This I Believe

Andrea - Sandy Hook, Connecticut
Entered on May 23, 2007

I believe in the hard facts of science and math that can be proven with the basic laws of our universe. I have been raised by a chemical and nuclear engineer in a household in which we do not have Bibles by our bedsides, but the CRC Handbook of Chemistry is always accessible.

I have found that I cannot put my faith and trust in something that I cannot prove exists. At times I find my inability to trust religion to be a strength because I do not depend on something that may not exist. But I also find it to be a weakness because I cannot believe in something that may exist and has been affecting people all over the world for thousands of years.

When I was little I actually wanted to go to church, but not for the reasons that a person might expect. I wanted to go because all of my friends went and I always felt out of the loop when they would talk about communion, Sunday school, CCD, or youth group. But I now know this is not a good reason. I should want to go to be able to experience something spiritual, to be able to purify myself.

This past Easter I went to my Grandma Ruth’s church not because I was forced this time but to make my grandmother happy because I love her. I would rather pretend to be interested and suffer than depress her. On this visit I tried to be alert and open to all that was presented to me, however, I was disappointed by what I heard. Members preached about how great God is and how feeble they are and how they need to be saved and rescued. I thought, If there is a God, He, She, It, would not want you to doubt yourself. God would want you to live the life He/She/It has given to you to your full ability without regrets.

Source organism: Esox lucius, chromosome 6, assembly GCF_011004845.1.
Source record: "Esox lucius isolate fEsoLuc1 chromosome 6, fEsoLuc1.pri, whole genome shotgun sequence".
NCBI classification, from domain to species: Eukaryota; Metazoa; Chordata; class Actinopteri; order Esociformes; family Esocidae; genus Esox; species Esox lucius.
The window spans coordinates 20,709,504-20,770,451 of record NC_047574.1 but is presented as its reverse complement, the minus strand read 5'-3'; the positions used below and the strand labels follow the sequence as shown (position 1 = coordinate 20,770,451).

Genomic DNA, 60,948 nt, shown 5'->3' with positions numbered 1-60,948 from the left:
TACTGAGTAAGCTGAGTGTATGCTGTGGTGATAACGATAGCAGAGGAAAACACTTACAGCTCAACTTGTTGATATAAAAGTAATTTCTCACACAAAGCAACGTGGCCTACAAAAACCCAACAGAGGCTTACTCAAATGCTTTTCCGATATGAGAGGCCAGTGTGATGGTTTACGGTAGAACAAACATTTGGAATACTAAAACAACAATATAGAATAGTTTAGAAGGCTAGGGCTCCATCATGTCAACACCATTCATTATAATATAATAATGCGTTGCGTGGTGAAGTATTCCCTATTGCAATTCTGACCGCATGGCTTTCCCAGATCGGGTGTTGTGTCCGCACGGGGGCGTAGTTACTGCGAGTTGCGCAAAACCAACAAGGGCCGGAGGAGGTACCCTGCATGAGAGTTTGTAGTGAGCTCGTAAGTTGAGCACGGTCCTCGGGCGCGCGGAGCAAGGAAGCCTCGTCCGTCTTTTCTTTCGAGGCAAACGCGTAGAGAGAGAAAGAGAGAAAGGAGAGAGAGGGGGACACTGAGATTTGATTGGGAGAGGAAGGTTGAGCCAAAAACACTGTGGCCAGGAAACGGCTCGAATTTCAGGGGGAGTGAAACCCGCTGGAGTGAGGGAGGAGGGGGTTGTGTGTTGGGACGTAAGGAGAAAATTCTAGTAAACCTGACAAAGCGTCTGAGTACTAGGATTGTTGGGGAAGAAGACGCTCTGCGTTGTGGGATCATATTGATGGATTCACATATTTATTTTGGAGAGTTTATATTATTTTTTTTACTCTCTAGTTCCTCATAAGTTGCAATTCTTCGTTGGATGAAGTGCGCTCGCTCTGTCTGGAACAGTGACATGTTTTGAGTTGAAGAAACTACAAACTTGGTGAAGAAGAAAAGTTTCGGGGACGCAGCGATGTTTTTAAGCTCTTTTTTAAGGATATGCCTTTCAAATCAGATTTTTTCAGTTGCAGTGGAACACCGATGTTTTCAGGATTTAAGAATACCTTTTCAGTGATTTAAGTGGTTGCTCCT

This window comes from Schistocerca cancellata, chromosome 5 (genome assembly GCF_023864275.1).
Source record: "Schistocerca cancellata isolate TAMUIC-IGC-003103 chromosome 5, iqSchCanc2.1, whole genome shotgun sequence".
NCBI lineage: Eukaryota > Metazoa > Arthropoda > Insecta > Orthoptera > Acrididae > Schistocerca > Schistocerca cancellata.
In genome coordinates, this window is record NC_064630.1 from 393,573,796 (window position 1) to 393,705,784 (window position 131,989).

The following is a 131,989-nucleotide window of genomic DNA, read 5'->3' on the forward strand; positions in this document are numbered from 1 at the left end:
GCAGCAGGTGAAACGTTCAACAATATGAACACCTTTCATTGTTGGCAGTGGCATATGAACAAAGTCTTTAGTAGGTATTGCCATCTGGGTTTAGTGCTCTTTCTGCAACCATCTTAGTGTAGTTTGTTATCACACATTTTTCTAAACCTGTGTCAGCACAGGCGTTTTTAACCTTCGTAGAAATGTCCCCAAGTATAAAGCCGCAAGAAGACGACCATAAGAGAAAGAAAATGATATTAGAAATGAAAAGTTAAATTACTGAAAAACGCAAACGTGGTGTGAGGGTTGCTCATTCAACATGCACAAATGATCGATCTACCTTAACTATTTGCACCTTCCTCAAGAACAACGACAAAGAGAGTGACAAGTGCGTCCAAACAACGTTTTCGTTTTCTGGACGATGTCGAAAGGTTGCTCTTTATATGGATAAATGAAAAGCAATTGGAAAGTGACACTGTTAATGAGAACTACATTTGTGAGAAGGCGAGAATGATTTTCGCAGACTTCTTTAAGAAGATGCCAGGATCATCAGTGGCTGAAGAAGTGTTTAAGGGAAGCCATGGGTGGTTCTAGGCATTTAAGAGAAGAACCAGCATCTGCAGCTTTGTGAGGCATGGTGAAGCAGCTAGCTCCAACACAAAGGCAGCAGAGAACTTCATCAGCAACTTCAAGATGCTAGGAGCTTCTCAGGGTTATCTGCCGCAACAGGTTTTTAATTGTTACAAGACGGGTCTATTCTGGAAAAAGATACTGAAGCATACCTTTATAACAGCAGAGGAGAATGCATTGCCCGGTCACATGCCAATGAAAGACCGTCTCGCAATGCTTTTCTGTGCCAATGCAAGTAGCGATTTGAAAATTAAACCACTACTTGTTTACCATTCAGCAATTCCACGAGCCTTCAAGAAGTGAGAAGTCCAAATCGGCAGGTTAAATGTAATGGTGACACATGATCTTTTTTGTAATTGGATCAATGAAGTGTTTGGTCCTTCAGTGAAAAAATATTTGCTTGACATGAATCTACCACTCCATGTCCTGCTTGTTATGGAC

This Christmas my family gathered at my grandmother’s house and she told us a story about how she discovered religion, how it improved her life, and how it was helping her with her battle against cancer. I may have been preoccupied with the fact that my grandma was giving us one of the first and last lectures of her life, or I may have been truly touched by her words, nonetheless, I began to cry because I am sure, at that moment, I felt something. It got me thinking, what do I truly believe? Not my grandparents, not my parents, not my friends, just me.

My great aunt Irene told me once, “Don’t listen to your parents and their science!” But I like science. It is a part of school, my life, my family’s lives, and all life in general.

I believe in miracles, the unexplainable, and that the pure impossible and un-calculatable makes me believe there is, in fact, something great out there.

This I believe.